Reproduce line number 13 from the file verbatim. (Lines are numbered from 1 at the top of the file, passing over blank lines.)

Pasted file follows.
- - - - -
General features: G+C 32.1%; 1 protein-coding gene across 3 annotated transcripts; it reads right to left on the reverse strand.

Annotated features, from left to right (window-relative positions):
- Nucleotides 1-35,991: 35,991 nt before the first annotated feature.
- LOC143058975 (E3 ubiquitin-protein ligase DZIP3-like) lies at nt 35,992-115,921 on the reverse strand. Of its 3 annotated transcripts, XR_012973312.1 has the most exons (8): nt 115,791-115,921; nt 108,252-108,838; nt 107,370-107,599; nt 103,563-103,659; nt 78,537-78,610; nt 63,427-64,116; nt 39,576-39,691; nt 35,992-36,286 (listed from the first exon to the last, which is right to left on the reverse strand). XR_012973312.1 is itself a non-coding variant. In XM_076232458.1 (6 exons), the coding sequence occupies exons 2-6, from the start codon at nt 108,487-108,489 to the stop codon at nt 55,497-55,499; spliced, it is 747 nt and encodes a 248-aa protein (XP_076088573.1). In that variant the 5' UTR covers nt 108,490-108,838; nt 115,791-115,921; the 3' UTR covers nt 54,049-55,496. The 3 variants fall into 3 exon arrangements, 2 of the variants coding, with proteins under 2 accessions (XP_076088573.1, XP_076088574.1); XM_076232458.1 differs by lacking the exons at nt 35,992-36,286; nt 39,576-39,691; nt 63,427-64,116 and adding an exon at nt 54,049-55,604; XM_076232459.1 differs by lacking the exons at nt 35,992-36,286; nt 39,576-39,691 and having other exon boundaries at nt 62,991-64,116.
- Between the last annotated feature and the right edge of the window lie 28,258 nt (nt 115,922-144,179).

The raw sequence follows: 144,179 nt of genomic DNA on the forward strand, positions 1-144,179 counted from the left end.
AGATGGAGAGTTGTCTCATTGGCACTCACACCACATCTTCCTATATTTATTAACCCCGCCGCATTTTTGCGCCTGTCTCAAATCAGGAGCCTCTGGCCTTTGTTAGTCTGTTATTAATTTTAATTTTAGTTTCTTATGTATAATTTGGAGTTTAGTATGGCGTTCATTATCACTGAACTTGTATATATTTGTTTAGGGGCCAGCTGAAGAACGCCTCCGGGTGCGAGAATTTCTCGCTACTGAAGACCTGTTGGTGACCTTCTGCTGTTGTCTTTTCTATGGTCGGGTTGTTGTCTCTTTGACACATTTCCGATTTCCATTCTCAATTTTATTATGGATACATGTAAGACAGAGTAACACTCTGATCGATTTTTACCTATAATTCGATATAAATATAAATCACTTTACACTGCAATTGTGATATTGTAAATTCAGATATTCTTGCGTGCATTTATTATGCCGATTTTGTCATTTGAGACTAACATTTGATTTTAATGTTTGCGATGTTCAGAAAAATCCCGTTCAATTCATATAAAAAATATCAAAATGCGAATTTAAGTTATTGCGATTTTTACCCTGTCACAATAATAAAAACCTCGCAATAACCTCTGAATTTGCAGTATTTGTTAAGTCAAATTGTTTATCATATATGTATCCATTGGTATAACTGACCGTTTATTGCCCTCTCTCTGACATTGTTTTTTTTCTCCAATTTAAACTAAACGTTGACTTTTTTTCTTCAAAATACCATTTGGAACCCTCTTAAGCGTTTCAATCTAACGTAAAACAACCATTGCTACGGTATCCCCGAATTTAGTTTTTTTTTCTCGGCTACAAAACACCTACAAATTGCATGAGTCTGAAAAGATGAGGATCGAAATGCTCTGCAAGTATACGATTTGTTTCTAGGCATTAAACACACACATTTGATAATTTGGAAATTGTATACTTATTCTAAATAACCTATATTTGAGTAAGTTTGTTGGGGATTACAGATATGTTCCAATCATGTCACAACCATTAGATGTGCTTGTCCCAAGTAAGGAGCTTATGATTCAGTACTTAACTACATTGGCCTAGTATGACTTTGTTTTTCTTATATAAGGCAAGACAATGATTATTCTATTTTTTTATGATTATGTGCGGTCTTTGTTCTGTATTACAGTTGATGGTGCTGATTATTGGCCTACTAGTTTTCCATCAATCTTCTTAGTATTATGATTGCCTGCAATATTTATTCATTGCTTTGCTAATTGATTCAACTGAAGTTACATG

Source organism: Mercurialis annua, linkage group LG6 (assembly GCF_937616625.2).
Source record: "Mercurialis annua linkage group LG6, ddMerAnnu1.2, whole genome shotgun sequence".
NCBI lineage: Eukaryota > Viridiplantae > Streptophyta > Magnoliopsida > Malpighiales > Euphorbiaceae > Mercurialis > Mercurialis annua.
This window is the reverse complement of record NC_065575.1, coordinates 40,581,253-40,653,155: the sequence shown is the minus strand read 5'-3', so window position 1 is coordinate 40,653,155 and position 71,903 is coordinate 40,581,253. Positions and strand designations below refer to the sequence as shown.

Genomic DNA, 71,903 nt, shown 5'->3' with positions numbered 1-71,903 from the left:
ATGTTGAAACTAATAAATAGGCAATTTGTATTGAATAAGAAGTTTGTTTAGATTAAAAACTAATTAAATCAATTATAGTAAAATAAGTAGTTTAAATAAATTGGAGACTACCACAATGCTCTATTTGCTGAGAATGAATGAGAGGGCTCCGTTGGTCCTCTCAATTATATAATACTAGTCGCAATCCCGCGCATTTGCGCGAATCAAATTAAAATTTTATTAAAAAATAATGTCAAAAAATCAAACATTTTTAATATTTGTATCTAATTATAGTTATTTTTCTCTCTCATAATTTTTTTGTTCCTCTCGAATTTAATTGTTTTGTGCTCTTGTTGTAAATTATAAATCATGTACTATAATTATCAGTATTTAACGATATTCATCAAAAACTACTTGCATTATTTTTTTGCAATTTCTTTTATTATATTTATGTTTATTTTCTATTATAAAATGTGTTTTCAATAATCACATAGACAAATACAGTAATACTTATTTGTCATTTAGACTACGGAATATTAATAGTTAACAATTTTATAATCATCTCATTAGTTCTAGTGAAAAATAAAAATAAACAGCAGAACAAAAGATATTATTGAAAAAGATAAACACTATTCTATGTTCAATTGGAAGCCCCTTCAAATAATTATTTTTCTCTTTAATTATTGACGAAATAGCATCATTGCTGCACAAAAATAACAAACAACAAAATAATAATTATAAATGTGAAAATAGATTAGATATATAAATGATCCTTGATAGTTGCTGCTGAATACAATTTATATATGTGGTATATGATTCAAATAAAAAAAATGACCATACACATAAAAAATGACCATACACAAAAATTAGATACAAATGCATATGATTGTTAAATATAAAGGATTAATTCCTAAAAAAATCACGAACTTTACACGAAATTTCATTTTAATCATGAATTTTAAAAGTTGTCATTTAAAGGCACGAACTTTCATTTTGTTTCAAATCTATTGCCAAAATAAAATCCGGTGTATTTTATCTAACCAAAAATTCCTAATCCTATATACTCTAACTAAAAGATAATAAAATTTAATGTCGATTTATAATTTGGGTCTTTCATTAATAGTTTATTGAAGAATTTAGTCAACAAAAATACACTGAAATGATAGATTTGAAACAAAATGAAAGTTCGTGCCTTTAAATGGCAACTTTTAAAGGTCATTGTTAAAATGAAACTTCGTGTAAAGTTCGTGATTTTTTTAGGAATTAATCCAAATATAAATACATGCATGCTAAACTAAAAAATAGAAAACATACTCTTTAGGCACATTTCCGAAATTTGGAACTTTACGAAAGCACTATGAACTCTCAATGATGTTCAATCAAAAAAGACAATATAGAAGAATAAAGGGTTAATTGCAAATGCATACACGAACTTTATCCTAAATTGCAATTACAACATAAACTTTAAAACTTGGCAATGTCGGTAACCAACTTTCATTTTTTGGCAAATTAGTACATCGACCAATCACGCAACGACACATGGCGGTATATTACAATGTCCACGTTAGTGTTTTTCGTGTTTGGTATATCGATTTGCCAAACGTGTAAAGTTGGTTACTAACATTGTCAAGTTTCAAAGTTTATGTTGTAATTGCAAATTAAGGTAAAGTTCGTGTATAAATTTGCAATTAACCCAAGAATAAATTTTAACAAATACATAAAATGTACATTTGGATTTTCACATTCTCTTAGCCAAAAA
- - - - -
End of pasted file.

ATGTTGAAACTAATAAATAGGCAATTTGTATTGAATAAGAAGTTTGTTTAGATTAAAAACTAATTAAATCAATTATAGTAAAATAAGTAGTTTAAATAAATTGGAGACTACCACAATGCTCTATTTGCTGAGAATGAATGAGAGGGCTCCGTTGGTCCTCTCAATTATATAATACTAGTCGCAATCCCGCGCATTTGCGCGAATCAAATTAAAATTTTATTAAAAAATAATGTCAAAAAATCAAACATTTTTAATATTTGTATCTAATTATAGTTATTTTTCTCTCTCATAATTTTTTTGTTCCTCTCGAATTTAATTGTTTTGTGCTCTTGTTGTAAATTATAAATCATGTACTATAATTATCAGTATTTAACGATATTCATCAAAAACTACTTGCATTATTTTTTTGCAATTTCTTTTATTATATTTATGTTTATTTTCTATTATAAAATGTGTTTTCAATAATCACATAGACAAATACAGTAATACTTATTTGTCATTTAGACTACGGAATATTAATAGTTAACAATTTTATAATCATCTCATTAGTTCTAGTGAAAAATAAAAATAAACAGCAGAACAAAAGATATTATTGAAAAAGATAAACACTATTCTATGTTCAATTGGAAGCCCCTTCAAATAATTATTTTTCTCTTTAATTATTGACGAAATAGCATCATTGCTGCACAAAAATAACAAACAACAAAATAATAATTATAAATGTGAAAATAGATTAGATATATAAATGATCCTTGATAGTTGCTGCTGAATACAATTTATATATGTGGTATATGATTCAAATAAAAAAAATGACCATACACATAAAAAATGACCATACACAAAAATTAGATACAAATGCATATGATTGTTAAATATAAAGGATTAATTCCTAAAAAAATCACGAACTTTACACGAAATTTCATTTTAATCATGAATTTTAAAAGTTGTCATTTAAAGGCACGAACTTTCATTTTGTTTCAAATCTATTGCCAAAATAAAATCCGGTGTATTTTATCTAACCAAAAATTCCTAATCCTATATACTCTAACTAAAAGATAATAAAATTTAATGTCGATTTATAATTTGGGTCTTTCATTAATAGTTTATTGAAGAATTTAGTCAACAAAAATACACTGAAATGATAGATTTGAAACAAAATGAAAGTTCGTGCCTTTAAATGGCAACTTTTAAAGGTCATTGTTAAAATGAAACTTCGTGTAAAGTTCGTGATTTTTTTAGGAATTAATCCAAATATAAATACATGCATGCTAAACTAAAAAATAGAAAACATACTCTTTAGGCACATTTCCGAAATTTGGAACTTTACGAAAGCACTATGAACTCTCAATGATGTTCAATCAAAAAAGACAATATAGAAGAATAAAGGGTTAATTGCAAATGCATACACGAACTTTATCCTAAATTGCAATTACAACATAAACTTTAAAACTTGGCAATGTCGGTAACCAACTTTCATTTTTTGGCAAATTAGTACATCGACCAATCACGCAACGACACATGGCGGTATATTACAATGTCCACGTTAGTGTTTTTCGTGTTTGGTATATCGATTTGCCAAACGTGTAAAGTTGGTTACTAACATTGTCAAGTTTCAAAGTTTATGTTGTAATTGCAAATTAAGGTAAAGTTCGTGTATAAATTTGCAATTAACCCAAGAATAAATTTTAACAAATACATAAAATGTACATTTGGATTTTCACATTCTCTTAGCCAAAAA